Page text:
I think the future of blogging is the hub and spoke model. The blog is becoming the hub in a company’s content marketing strategy. The spokes are all of the other content promotion outposts – FB, Twitter, Twylah, Quora, Google +, Slideshare, YouTube, iTunes podcasts etc. The list just keeps getting bigger.

    • http://www.i95dev.com/ecommerce-magento Henry Louis

      Well said Tod. I completely agree with you.

  • Alex O

    I think the future of blogging is a laser focused topic based analysis that will integrate written word and multimedia experience – making the internet the ultimate and ever evolving knowledge base for humanity.

  • http://www.dougfrancis.com Doug Francis

    I think the future of blogging is . . . well, actually depend on people putting together blogs that people will want to read, that are natural to write, have original photos, leave the reader fulfilled, are well organized, are “mobile-ready”, and on and on and on.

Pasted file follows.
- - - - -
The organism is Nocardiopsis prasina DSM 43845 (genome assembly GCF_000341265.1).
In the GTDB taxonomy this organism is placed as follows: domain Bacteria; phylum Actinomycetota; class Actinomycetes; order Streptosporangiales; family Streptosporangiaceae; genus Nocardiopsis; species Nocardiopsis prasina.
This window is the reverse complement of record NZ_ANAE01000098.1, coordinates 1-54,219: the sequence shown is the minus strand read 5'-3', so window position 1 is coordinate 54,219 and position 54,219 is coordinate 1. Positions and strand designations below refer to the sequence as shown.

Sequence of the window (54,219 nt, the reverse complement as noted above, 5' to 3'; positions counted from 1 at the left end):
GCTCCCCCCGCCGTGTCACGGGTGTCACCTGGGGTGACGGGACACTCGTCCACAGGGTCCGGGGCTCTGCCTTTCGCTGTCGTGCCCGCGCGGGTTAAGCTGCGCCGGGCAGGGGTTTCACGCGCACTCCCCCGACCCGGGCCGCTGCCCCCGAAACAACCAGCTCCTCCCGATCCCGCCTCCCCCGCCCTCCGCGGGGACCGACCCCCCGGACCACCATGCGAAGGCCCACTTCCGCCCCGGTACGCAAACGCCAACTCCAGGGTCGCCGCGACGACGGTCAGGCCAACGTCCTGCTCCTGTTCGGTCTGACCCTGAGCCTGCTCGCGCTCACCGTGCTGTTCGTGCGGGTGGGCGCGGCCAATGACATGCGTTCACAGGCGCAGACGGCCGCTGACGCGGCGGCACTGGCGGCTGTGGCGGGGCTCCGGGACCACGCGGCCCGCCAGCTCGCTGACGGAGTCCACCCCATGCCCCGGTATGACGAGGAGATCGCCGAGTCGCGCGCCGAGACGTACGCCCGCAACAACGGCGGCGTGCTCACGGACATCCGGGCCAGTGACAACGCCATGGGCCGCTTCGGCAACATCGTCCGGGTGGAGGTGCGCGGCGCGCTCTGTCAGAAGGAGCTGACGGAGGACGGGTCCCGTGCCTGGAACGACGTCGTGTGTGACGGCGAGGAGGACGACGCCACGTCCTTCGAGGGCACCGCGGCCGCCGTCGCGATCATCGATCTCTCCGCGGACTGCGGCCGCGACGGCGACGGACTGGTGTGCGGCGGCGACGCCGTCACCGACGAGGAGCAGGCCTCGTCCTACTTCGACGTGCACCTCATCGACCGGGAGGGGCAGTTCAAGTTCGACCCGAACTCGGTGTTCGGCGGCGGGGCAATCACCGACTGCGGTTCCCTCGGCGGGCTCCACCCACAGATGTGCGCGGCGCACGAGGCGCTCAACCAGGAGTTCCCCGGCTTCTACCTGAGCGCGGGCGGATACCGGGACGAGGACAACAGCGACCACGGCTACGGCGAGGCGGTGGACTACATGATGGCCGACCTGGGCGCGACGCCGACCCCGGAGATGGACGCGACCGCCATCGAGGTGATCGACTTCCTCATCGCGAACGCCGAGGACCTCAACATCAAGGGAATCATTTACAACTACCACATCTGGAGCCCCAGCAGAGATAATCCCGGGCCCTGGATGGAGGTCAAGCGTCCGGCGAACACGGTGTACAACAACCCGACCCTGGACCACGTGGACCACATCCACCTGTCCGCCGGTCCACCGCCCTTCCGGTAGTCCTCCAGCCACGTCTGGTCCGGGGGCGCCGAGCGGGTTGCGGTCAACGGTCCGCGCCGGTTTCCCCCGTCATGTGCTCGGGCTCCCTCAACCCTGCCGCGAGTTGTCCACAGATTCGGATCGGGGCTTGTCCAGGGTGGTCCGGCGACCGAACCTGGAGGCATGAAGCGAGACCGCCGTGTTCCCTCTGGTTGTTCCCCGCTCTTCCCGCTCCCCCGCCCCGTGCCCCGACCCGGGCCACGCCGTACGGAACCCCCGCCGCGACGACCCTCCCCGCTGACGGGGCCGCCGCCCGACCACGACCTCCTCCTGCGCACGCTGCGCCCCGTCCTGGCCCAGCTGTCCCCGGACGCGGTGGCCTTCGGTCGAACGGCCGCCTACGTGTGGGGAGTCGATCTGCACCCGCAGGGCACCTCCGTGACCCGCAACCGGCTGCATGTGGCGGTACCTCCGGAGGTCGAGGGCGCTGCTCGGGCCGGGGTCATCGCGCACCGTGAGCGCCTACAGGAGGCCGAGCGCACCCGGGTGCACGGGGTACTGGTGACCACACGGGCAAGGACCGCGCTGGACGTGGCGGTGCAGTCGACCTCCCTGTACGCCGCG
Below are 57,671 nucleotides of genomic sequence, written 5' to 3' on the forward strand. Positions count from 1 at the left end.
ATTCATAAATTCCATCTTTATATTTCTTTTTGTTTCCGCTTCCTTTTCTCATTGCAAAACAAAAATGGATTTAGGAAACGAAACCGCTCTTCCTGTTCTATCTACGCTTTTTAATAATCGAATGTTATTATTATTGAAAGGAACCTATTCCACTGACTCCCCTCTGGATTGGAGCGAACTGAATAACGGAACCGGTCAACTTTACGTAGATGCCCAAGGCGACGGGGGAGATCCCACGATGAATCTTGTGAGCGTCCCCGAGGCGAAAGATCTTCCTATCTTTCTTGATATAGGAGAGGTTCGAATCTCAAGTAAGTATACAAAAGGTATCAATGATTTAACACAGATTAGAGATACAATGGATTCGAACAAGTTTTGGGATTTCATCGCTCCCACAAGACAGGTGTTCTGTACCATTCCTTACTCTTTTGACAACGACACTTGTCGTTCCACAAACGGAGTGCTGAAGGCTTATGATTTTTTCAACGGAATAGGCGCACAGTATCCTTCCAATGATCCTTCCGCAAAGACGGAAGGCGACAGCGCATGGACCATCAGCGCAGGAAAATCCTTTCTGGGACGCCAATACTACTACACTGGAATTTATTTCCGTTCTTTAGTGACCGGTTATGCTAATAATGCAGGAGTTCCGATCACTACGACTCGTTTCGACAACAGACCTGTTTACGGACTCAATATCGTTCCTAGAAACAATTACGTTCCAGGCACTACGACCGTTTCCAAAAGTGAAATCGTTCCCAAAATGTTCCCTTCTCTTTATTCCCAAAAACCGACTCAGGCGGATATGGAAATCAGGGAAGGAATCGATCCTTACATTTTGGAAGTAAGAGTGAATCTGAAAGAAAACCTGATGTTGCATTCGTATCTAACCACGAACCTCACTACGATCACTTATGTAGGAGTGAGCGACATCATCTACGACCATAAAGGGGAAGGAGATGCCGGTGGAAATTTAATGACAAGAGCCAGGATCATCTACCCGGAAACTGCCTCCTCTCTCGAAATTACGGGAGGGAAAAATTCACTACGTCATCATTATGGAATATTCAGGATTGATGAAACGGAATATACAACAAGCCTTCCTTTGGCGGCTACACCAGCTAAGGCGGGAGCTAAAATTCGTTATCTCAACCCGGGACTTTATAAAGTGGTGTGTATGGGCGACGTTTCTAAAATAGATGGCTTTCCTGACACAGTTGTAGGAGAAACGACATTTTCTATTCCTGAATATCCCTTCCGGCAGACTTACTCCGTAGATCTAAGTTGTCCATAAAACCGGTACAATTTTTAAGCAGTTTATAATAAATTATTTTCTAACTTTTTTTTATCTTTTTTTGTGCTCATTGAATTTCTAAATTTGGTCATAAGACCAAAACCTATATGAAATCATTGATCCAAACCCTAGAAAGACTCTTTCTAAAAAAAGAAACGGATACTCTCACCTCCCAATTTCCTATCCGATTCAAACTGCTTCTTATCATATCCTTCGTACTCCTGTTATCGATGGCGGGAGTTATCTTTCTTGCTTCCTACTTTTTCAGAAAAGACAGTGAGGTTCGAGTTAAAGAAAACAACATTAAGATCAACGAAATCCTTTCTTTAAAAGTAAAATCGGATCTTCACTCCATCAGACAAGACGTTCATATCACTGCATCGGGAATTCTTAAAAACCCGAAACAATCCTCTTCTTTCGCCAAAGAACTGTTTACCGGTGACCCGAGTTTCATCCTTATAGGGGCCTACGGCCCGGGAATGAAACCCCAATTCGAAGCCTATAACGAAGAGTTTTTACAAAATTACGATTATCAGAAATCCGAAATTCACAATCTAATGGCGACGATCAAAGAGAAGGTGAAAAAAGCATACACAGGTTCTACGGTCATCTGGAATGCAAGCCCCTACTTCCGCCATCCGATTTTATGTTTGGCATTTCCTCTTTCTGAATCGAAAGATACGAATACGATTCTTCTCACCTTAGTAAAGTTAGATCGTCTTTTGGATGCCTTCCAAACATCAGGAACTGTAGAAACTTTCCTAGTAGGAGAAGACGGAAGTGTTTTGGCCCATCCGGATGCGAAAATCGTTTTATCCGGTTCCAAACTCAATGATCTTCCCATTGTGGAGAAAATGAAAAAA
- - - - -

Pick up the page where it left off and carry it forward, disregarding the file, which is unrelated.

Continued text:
Hey, sorry to ramble…

  • http://www.mobileappsdesigners.com D T

    As soon as I read the title of your article I was ready to write a long disagreeing comment! You redeemed yourself, I think the face of blogging will adapt with the times but I don’t see an end to fresh content creation. 

    • http://www.ducttapemarketing.com/blog ducttape

      Yes, that was a bit of trick to the title – it drew in people ready to argue the point and those thankful that I was going to tell them they didn’t have to do the work.

  • Smith S54

    blogging will stay as a tool for business use but it does quite often seem a long winded way of getting information or your sales pitch across, people and consumers want short quick answers that they can engage with and get another short quick answer without trawlling through reems of information. post and comments ressembling and encompassing social networking sites is the future  

  • Myrealtorjoe

    It’s such a moving target and ever changing topic…As soon as I think I understand one aspect of it I realize how much I don’t understand about the other aspects.